Review: Rocktron Widowmaker Preamp and Velocity 100 LTD Power Amp

In an era where tube amps and pedals are the norm among working musicians, to see some new rack gear come along is a back-to-the-future experience for those of us who used to haul rack rigs around for sessions and gigs.
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In an era where tube amps and pedals are the norm among working musicians, to see some new rack gear come along is a back-to-the-future experience for those of us who used to haul rack rigs around for sessions and gigs.
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In an era where tube amps and pedals are the norm among working musicians, to see some new rack gear come along is a back-to-the-future experience for those of us who used to haul rack rigs around for sessions and gigs. It was with that sense of déjà vu that I unpacked the new Rocktron Widowmaker and Velocity Power Amp. Rocktron has a long history of providing well built, reliable, and distinctive sounding gear, so I was interested to see how these pieces carried the torch of the Rocktron legacy. The set up process was a breeze due to the simple and no frills design of the front and back panels, and the fact that the only audio ports are 1/4" ins and outs. The footswitch jack will accept any single-function latching footswitch (not included), so I was able to use one of my generic boxes. After I got the two units hooked up, I put them through their paces with a PRS McCarty, a Mesa/Boogie Lonestar 2x12 cabinet loaded with Celestion 90- watt speakers, and a Marshall 1960B cabinet equipped with 75-watt Celestions.

Beginning on the Lone Star cabinet, I set the controls on the Widowmaker and Velocity all to noon. The pots had a sturdy-feeling glide to them that echo the solid build quality and roadworthy assembly of the rest of the components. I instantly appreciated how the bold red dots on the Widowmaker’s knobs made it very easy to see settings, even from a standing position. Starting with the clean side, I quickly found it maintained a bone clean tone all the way up to the 3 o’clock position on the Level knob. There was a slicey quality on the attack of notes on the clean channel, which is something that is commendable about solid-state gear if you’re chasing after pristine cleans. The Bass knob had a wide sweep and the Mid control seemed to affect mostly low-mid frequencies. From 3 o’clock up on the Level control, the preamp started to venture into clean-breakup territory. I also tried a variety of overdrive pedals to get a semi-overdriven tone for rock rhythm playing, and the preamp and power amp allowed the inherent character of the pedals to come through clearly.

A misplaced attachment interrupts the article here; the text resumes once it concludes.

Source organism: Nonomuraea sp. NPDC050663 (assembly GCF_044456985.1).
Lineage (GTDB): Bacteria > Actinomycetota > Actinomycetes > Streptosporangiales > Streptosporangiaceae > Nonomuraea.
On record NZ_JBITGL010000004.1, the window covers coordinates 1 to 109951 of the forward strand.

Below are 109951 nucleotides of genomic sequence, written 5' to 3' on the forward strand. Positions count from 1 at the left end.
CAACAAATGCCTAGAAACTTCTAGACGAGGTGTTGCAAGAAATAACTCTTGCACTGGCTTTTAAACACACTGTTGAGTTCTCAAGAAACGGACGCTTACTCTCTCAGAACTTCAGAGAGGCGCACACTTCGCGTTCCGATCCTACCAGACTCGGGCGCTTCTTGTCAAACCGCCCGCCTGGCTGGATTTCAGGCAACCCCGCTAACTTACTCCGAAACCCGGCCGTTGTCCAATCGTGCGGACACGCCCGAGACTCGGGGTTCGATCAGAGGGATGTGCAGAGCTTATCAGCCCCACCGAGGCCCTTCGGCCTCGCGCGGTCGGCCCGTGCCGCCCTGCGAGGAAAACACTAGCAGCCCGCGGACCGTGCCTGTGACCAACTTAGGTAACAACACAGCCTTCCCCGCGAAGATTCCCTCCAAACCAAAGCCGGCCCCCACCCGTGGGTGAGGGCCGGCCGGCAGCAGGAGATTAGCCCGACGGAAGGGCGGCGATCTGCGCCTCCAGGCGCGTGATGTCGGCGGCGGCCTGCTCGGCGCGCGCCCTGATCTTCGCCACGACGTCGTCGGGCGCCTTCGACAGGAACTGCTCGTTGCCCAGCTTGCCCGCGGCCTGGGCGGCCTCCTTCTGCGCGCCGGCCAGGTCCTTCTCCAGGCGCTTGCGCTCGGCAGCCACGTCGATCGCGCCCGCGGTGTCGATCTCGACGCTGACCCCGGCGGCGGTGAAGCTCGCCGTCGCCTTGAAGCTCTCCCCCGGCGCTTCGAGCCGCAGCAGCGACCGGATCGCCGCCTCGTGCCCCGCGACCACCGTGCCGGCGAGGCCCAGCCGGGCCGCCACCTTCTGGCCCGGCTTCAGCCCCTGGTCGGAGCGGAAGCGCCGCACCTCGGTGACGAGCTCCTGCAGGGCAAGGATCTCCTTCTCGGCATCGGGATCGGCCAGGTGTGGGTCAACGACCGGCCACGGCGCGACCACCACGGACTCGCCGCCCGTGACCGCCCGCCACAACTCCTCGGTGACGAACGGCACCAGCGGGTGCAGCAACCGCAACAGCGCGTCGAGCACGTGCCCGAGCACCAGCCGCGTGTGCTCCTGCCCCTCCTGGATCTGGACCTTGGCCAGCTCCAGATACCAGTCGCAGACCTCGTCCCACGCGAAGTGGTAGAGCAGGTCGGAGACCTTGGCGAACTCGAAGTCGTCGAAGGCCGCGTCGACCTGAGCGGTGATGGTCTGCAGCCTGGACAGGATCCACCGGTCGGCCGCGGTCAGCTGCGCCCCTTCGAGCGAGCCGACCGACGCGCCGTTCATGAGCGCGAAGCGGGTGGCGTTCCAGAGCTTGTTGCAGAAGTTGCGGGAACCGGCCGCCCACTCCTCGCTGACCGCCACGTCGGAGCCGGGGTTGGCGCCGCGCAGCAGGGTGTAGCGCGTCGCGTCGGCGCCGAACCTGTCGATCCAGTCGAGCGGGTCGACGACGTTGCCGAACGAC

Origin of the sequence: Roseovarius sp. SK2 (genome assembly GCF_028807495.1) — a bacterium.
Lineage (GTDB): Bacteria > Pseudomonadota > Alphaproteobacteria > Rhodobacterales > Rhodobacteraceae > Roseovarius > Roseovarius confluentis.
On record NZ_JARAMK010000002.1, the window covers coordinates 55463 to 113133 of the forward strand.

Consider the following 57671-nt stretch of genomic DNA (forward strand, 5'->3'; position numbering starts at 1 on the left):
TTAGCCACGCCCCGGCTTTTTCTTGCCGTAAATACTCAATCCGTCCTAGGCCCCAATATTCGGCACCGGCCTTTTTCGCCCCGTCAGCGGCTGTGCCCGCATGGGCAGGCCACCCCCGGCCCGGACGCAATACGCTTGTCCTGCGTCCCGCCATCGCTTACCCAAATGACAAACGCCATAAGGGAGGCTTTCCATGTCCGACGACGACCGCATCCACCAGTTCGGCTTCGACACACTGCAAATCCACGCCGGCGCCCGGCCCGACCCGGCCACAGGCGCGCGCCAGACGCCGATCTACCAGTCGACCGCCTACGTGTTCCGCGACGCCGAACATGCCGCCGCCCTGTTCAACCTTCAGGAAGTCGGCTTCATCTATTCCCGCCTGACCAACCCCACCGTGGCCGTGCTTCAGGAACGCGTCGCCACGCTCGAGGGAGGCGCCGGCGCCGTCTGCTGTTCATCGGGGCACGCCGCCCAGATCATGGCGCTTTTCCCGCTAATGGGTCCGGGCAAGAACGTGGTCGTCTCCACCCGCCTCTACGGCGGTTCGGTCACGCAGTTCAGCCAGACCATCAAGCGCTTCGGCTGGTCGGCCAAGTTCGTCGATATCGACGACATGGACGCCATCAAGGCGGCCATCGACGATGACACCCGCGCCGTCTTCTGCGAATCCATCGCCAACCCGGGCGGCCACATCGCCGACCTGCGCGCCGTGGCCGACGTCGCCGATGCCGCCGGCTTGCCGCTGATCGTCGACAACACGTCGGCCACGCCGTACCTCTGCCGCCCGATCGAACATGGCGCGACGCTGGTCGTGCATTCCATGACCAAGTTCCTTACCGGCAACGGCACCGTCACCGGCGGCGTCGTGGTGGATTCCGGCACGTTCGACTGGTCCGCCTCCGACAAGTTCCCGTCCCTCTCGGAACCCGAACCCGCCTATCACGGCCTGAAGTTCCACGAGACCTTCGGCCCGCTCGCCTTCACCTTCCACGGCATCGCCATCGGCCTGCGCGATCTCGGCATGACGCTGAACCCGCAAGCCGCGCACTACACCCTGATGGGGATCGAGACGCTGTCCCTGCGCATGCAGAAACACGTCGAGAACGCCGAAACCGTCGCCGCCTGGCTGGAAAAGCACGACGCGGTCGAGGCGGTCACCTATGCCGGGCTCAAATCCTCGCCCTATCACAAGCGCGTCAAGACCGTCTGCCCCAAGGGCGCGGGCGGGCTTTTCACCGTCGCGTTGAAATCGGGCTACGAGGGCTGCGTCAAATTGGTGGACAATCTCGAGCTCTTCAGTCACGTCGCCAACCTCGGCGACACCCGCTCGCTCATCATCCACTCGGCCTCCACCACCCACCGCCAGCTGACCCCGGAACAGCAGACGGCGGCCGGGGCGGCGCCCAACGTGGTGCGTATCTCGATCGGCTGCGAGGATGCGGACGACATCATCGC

Switching to the Widowmaker’s high-gain channel, the first qualities that struck me were the huge gain range and the vowel-like sweep of the Mid control, which, voiced differently than the clean side’s Mid knob, allowed me to use it to easily dial in overdriven tones to suit the situation. I didn’t even need the Treble knob to get brighter tones (although it can deliver very intense highs when turned up), although the Bass control proved very adept at tailoring the low frequencies and keeping it all sounding musical at high volumes. The Widowmaker provides more of an ’80s flavor of distortion rather than a modern-metal sound, which is probably wise considering the needs of most players. There’s a prominent upper midrange characteristic to the tone that was present through both of my cabinets, which is a big part of that throwback, “Sunset Strip” sound. Think Shout at the Devil era Motley Crüe to get an idea where the Widowmaker is coming from in high-gain mode. When needed, the Velocity’s Resonance and Presence controls helped add a little more beef to the tone, and shimmer to the overall sound. Great that you can make those adjustments in the power stage.

Both units have intuitive, stripped-down, interfaces that are easy to navigate and free of digital screens, tedious scroll menus, or MIDI. If you’re coming from a history of using standard amp and pedal setups, you’ll find the functionality of these units to be very much plug-andplay. It’s clear that Rocktron had the working musician in mind in terms of performance and reliability. A peek at the manual revealed that the Velocity incorporates thermal protection circuitry, as well as protection from over-voltage, under-voltage, and shorts to the power supply. It even holds a spare fuse for fumble-free troubleshooting, should it ever occur.

The Widowmaker and Velocity are ideal for someone who primarily uses rack gear and wants amp-like functionality for quick adjustments on the fly. If you’re looking for classic metal distortion paired with spotless cleans in a lightweight package, the Widowmaker Preamp and Velocity 100 LTD Power Amp could be just what Dr. Feelgood ordered.

MODEL

WIDOWMAKER GUITAR PREAMP
CONTACT rocktron.com
PRICE $279 street

SPECIFICATIONS

CHANNELS Two
CONTROLS (Clean Channel) Level, Treble, Mid, Bass. (High Gain Channel) Level, Treble, Mid, Bass, Gain. Channel Select switch.
TUBES None.
EXTRAS Single 1/4" input and output jacks.
WEIGHT 4.9 lbs
KUDOS Very user friendly. Great clean and classic metal tones.
CONCERNS No effects loop.

VELOCITY 100 LTD POWER AMP

SPECIFICATIONS

CONTACTrocktron.com
PRICE $349 street
CHANNELS Two
CONTROLS (Both channels) Level, Resonance, Presence.
TUBES None.
POWER 55 watts per channel into 4Ω; 40 watts per channel into 8Ω.
EXTRAS Two outputs per side.
WEIGHT 10 lbs
KUDOS Light and powerful. Handy Presence and Resonance controls
CONCERNS None.

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